Jonathan Tobin has written about the latest defeat for the Boycott, Divestment, Sanctions movement. At the General Conference of the United Methodist Church, meeting from May 10-20, several divestment resolutions failed to make it out of committee, and by wide margins. Although they could still be taken up by the full conference, it hardly seems likely any one of them has enough support to pass.
Now, even more strikingly, the General Conference has voted 478-318 to “encourage the General Board of Global Ministries (GBGM) to withdraw its current membership in the U.S. Campaign to End the Israeli Occupation… and to end any financial contributions, including staff participation.” The U.S. Campaign, as the resolution says, is a “one-sided” coalition whose agenda “includes seeking ‘to isolate Israel economically, socially, and culturally,’ and promoting ‘comprehensive divestment’ against Israel, while overlooking anti-Israel aggression.” “Blaming only one side while ignoring the wrongdoing of Hamas, Hezbollah, and Iran,” the successful resolution continues, “will not advance the cause of peace.”
To be sure, two even more anti-BDS resolutions, both of which mandated, rather than merely encouraging, a break with the U.S. Campaign failed in close votes in committee. Nonetheless, those boycott activists who were hoping for momentum at this year’s General Conference will now have to digest the fact that the Methodist Church not only rejected divestment but, while they were at it, slapped BDS in the face
Yet the Church’s pension board of the Church had as recently as January placed five Israeli banks on a list of companies “that it will not invest in for human rights reasons.” This move was widely hailed by pro-BDS groups as a sign of their momentum. So what accounts for the repudiation of BDS by the General Conference?
Hillary Clinton’s letter opposing BDS has received a lot of attention, as she is herself a Methodist. But I doubt the letter was decisive. Instead, the BDS momentum was a mirage.
To begin with, although BDS activism has been intense for years, and the Methodist Church has denounced Israel’s presence in the West Bank and East Jerusalem, as well as its settlement policies, the Church rejected divestment decisively, by a 2 to 1 margin at its 2012 conference. The Church also rejected divestment in 2008.
Moreover, the pension board move against Israeli banks met with stiff resistance. Indeed, the very same month, the board announced guidelines that seemed “specifically designed to ward off the BDS movement’s near pathological obsession with Israel.” Specifically, in identifying “countries demonstrating a prolonged and systematic pattern of human rights violations,” the board made clear that it would use the Freedom House’s “Freedom in the World” report, which typically gives Israel high marks. Although the guidelines also require the board to take a close look at companies involved in “conflict ridden areas,” the bar for the required degree of involvement is so high that companies like Caterpillar, Hewlett Packard, and Motorola, typical targets of the BDS movement, are very unlikely to be targeted by the pension board.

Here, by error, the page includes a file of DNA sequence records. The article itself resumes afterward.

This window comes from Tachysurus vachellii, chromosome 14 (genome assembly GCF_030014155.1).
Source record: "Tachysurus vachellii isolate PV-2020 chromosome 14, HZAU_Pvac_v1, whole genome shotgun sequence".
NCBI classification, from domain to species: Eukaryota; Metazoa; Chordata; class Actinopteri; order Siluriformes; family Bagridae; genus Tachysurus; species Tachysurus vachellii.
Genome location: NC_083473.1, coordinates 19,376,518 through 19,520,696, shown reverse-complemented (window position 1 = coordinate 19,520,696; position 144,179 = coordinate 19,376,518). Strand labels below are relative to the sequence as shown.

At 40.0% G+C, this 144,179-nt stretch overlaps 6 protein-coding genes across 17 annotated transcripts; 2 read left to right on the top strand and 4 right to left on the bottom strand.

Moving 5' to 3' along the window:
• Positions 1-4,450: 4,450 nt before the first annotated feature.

In this context, it is the divestment from the five Israeli banks, not the rejection of BDS, that seems anomalous.
Make no mistake. The United Methodist Church is no friend of Israel. As I already noted, the Church, prior to this year’s Conference, was already on record opposing Israel’s presence in the West Bank and East Jerusalem and opposing settlements. The resolution in question, which asks the United States to end all military aid to the region, affirms a Palestinian right of return, and urges a boycott of settlement products, shows a reckless disregard for the rights and needs of Israelis. The Church has reaffirmed that resolution twice since its first 2004 passage. For that reason, we should probably contain our excitement about the Church’s latest vote.
At the same time Tobin is surely right that the reason even a Church that adopts and readopts such a resolution nonetheless rejects BDS is that although they think Israel has much to answer for, “they see efforts to destroy it as immoral.” As far as I know, the United Methodist Church is the first to vote to encourage a severing of ties with the U.S. Campaign to End the Israeli Occupation, whose member groups, including Jewish Voice for Peace, have been very active in church divestment campaigns.
That’s not the kind of momentum BDS is looking for.